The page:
As noted in our recent discussion of air freight demand in June, while there was a small year-over-year increase in total international traffic, results varied widely from region to region. As has been the case for some time, carriers from the Middle East (up 12.8%) continued to take market share from carriers based in Asia (down 2.3%) and North America (down 1.7%). However, European carriers reversed a long series of declines, reporting their international freight traffic up 2.5% y-o-y in June.
But just as there was variation from region to region, there was also considerable variation from carrier to carrier within the European region, where the world’s biggest scheduled international freight carrier – Air France-KLM – continues what seems to be an inexorable slide. As other carriers either stay strong (Turkish for example) or see their results improve (Lufthansa, Cargolux) Air France-KLM is not only seeing its total cargo traffic fall, but also its cargo yield.
It is this latter that is the key. When traffic began to decline at the AF-KLM group several years ago, the company’s response was that this was not a bad thing at all, because the decision had been made to stop pursuing volume, and instead focus on profitability. But quarter after quarter, financial results have fallen right along with operational results, and the cargo division continues to report operating losses.
As shown in the chart at right, AF-KLM cargo is losing ground in every measured category. Given that the company has said that it would no longer pursue market share at the expense of yield, one would expect traffic to fall, accompanied by a somewhat smaller percentage fall in revenue. But at the same time, absent the unprofitable traffic, yield would climb, and divisional profitability would follow. But this has not happened (although it is true that the operating losses for the quarter and half were slightly smaller than last year).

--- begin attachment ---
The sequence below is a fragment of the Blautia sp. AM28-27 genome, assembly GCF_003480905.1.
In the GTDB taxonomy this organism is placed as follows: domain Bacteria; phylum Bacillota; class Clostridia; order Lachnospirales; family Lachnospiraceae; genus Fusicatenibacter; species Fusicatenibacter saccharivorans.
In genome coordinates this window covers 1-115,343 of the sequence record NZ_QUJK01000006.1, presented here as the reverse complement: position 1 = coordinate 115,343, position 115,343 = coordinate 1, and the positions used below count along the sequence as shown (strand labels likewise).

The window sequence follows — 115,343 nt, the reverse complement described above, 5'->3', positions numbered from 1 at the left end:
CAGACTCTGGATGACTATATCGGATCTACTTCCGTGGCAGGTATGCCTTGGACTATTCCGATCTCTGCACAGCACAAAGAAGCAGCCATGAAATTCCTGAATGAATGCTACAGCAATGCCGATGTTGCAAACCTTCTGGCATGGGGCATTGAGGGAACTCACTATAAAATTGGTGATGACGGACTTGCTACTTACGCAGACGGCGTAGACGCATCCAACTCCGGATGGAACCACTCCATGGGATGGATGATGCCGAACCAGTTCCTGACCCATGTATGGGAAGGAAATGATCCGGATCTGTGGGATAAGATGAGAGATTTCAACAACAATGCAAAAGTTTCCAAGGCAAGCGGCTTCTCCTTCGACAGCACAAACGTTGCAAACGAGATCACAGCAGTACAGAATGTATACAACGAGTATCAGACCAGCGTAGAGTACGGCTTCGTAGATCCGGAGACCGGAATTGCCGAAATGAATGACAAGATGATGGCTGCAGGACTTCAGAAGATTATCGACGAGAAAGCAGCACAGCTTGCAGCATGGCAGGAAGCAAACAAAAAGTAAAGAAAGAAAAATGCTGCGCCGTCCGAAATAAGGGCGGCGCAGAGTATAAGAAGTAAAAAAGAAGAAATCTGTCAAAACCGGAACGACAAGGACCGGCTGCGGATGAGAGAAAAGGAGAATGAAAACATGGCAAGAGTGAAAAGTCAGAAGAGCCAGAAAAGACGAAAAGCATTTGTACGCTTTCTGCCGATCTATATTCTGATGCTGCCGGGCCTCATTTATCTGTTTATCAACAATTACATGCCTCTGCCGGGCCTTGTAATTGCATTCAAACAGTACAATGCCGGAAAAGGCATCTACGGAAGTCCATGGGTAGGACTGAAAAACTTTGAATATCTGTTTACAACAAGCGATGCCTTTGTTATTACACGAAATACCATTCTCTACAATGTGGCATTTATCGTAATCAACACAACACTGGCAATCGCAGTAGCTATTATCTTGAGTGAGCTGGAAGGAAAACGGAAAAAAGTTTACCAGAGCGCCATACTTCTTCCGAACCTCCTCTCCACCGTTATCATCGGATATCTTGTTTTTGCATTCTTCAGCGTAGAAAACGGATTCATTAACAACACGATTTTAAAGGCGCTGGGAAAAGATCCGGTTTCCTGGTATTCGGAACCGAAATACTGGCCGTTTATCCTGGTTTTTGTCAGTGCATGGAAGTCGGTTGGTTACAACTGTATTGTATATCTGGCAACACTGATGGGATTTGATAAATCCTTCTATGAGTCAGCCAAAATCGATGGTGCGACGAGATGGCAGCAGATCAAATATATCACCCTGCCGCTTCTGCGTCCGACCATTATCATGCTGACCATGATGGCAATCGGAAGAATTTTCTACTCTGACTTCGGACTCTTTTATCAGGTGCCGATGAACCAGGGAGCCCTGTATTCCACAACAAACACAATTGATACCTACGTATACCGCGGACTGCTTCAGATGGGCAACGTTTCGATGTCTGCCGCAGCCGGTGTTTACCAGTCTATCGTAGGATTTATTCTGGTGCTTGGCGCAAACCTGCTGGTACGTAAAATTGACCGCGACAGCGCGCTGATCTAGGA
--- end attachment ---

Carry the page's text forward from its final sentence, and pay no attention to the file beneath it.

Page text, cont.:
Is it freighters then? The increasing availability of marginally costed belly space is often said to make it more difficult to operate freighters profitably, but it is hard to see that as an issue here, because AF-KLM has drastically cut its freighter fleet. The 4.2% decrease in cargo capacity shown in the chart represents total capacity, and hides the fact that the carrier actually cut its main-deck capacity by 18.3% from the previous year.
It is true that the world in general, and Europe in particular, have struggled economically in recent years, but that impacts other European carriers just as much as it impacts Air France-KLM. So why – to make the obvious comparison – is Lufthansa able to grow its cargo business, operate it profitably, and look forward to expanding its freighter fleet, while Air France flounders?
Any of you care to chime in with an opinion?